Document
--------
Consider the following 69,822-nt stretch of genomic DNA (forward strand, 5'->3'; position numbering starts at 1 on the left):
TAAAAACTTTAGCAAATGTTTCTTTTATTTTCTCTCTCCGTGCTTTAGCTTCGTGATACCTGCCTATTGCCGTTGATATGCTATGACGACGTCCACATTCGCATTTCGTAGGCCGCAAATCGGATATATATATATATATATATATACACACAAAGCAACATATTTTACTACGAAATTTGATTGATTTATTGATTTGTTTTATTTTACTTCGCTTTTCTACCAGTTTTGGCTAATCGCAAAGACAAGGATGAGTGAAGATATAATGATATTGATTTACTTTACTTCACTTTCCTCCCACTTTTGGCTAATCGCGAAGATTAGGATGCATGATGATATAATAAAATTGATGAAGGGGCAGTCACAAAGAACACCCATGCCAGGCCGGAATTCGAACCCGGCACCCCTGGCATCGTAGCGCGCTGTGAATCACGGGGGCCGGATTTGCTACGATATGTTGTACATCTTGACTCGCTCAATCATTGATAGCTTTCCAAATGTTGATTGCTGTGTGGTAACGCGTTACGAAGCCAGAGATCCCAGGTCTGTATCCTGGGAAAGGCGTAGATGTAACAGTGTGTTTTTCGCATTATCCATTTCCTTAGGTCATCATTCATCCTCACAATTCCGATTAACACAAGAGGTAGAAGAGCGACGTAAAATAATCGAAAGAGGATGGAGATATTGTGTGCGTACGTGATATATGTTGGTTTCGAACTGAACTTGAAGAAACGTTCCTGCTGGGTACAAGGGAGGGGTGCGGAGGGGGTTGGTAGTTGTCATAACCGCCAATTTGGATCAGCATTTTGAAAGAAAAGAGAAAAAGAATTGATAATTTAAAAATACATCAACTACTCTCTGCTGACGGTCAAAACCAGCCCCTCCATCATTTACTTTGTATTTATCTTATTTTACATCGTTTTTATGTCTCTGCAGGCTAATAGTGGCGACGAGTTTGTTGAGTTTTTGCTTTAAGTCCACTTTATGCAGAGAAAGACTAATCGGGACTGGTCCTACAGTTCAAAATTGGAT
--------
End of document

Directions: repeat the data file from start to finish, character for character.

Consider the following 69,822-nt stretch of genomic DNA (forward strand, 5'->3'; position numbering starts at 1 on the left):
TAAAAACTTTAGCAAATGTTTCTTTTATTTTCTCTCTCCGTGCTTTAGCTTCGTGATACCTGCCTATTGCCGTTGATATGCTATGACGACGTCCACATTCGCATTTCGTAGGCCGCAAATCGGATATATATATATATATATATATACACACAAAGCAACATATTTTACTACGAAATTTGATTGATTTATTGATTTGTTTTATTTTACTTCGCTTTTCTACCAGTTTTGGCTAATCGCAAAGACAAGGATGAGTGAAGATATAATGATATTGATTTACTTTACTTCACTTTCCTCCCACTTTTGGCTAATCGCGAAGATTAGGATGCATGATGATATAATAAAATTGATGAAGGGGCAGTCACAAAGAACACCCATGCCAGGCCGGAATTCGAACCCGGCACCCCTGGCATCGTAGCGCGCTGTGAATCACGGGGGCCGGATTTGCTACGATATGTTGTACATCTTGACTCGCTCAATCATTGATAGCTTTCCAAATGTTGATTGCTGTGTGGTAACGCGTTACGAAGCCAGAGATCCCAGGTCTGTATCCTGGGAAAGGCGTAGATGTAACAGTGTGTTTTTCGCATTATCCATTTCCTTAGGTCATCATTCATCCTCACAATTCCGATTAACACAAGAGGTAGAAGAGCGACGTAAAATAATCGAAAGAGGATGGAGATATTGTGTGCGTACGTGATATATGTTGGTTTCGAACTGAACTTGAAGAAACGTTCCTGCTGGGTACAAGGGAGGGGTGCGGAGGGGGTTGGTAGTTGTCATAACCGCCAATTTGGATCAGCATTTTGAAAGAAAAGAGAAAAAGAATTGATAATTTAAAAATACATCAACTACTCTCTGCTGACGGTCAAAACCAGCCCCTCCATCATTTACTTTGTATTTATCTTATTTTACATCGTTTTTATGTCTCTGCAGGCTAATAGTGGCGACGAGTTTGTTGAGTTTTTGCTTTAAGTCCACTTTATGCAGAGAAAGACTAATCGGGACTGGTCCTACAGTTCAAAATTGGAT